Update: Earlier version of this story says that someone paid up front for the Oculus Rift. This was incorrect and has been corrected.
It's a funny sort of launch where you can read a review of a product, decide that it is your jam and then be totally unable to get hold of one anytime soon. That's exactly the sort of launch that Oculus has opted for.
It's not in any stores just yet and ordering the headset on the Oculus website, at the time of writing, says you'll have to wait until July. That's 4 months away, by which time any white-hot excitement you might have to enter your own holodeck is going to fade to lukewarm.
There's an old adage among games press and developers: "You only get one launch." It's the one time when consumers most want to get their hands on your product and the idea that this launch asks customers to wait for 4 months is, frankly, a piss-take.
But what if you've already pre-ordered? Well, that's an entirely different nightmare. People who pre-ordered both minutes and hours after the pre-orders have gone live are finding that the March shipping date that was suggested isn't on the cards anymore.
Adam Austin-Andrews is an enthusiast who wants to utilise the Oculus Rift with his work in the offshore oil and gas industry - with a definite interest in some of the games too - and purchased his on January 6th, as soon as pre-orders went live.
He pledged the full cost (£529.00 inc. shipping) and was expecting the headset to be with him on launch day. Currently he's got no news on when it might be shipping.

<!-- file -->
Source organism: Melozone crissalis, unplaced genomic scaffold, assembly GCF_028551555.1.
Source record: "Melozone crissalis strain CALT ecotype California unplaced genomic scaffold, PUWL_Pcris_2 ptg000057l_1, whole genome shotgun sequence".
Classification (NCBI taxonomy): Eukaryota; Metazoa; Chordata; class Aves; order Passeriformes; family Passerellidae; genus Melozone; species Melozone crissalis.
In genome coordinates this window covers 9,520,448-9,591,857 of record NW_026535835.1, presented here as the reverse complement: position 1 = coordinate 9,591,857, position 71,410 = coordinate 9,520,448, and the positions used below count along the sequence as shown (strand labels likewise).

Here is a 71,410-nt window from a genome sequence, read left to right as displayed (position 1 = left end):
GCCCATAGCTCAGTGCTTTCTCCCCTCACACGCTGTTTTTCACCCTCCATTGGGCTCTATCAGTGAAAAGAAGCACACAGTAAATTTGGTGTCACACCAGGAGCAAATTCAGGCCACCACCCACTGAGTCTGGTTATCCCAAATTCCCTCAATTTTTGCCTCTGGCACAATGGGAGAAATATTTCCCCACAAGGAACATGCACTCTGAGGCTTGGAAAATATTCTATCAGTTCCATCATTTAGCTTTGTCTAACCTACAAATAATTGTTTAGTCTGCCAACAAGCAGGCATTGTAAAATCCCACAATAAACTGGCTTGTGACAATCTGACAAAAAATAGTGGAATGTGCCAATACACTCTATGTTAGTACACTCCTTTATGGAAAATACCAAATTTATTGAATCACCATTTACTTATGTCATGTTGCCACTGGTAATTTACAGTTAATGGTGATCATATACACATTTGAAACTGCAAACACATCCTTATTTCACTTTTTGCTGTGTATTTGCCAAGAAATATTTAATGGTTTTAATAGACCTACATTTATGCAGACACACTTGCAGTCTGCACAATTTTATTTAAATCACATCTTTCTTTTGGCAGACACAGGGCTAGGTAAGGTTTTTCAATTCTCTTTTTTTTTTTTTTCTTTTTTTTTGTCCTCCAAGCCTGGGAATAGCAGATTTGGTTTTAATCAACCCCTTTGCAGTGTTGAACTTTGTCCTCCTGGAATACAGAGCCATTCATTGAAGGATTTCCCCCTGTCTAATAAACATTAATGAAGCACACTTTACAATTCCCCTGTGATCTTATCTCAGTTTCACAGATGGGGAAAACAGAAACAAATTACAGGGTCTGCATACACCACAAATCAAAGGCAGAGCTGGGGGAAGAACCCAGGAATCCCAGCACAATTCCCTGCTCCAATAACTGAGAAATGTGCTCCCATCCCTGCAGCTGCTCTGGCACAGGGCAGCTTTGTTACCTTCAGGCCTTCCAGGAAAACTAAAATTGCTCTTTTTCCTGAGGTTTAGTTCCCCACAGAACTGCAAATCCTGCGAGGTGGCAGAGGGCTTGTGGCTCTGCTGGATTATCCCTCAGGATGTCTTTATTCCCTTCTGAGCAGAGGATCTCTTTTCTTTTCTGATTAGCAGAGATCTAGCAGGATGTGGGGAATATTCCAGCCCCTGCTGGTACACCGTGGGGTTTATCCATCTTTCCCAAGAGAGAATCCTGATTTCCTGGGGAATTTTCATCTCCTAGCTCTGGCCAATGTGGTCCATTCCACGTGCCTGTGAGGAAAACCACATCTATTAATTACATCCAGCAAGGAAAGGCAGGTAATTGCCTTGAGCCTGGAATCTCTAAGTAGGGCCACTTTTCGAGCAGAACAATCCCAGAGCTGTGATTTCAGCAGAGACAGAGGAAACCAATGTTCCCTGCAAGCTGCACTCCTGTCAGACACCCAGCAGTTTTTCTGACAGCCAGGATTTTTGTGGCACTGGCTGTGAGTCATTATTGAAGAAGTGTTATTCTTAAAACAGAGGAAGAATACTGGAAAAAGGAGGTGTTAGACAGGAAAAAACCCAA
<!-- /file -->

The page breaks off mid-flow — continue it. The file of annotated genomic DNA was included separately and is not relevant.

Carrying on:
"I'm fairly laid back" said Austin-Andrews, "but it would have been nice to have had an update with a rough delivery estimate - especially as I can see lots of other people have received theirs"
Obviously most of the major press outlets have been sent one, so that their review coverage can go live at the right time, but the launch itself has been a disaster. Fans of mobile tech might remember the Apple Watch had similar availability issues and while Apple claim it's the best selling smartwatch of all time, being unable to actually buy one really hurt it in the early days.
Admittedly, this hasn't stopped one of my best friends from using his Apple Watch for everything and the same could well be true of Virtual Reality too, but the Apple Watch had a slight advantage: a direct competitor wasn't launching less than a month from now.
I'd consider something a real disaster if it's been afflicted by a catastrophe stopping you from playing a game how it's supposed to be played: SimCity, Halo: Master Chief Collection, Final Fantasy 14. These are all games that collapsed under their own weight at launch, victims of their own popularity as hundreds of players gather to kick the hell out of the server at launch.
In a funny way, the Oculus is as much a victim of this as anyone else - a victim of it's own popularity as the company has pre-sold so many units it doesn't appear to have the availability to keep up. A key difference here though is that while these games may not work right, you can't even get your hands on this shiny new VR headset.
So, while many might have been taken in by Palmer Luckey himself delivering the first Oculus Rift, it seems like the Oculus Rift has failed on one key aspect of it's launch: the part where you can actually get the product.
We'll be covering the Oculus Rift plenty in the next couple of weeks, including a rundown of some of the games you can get your hands on. If you've got a pre-order on the way, we want to make sure you're making up for lost time as soon as it arrives.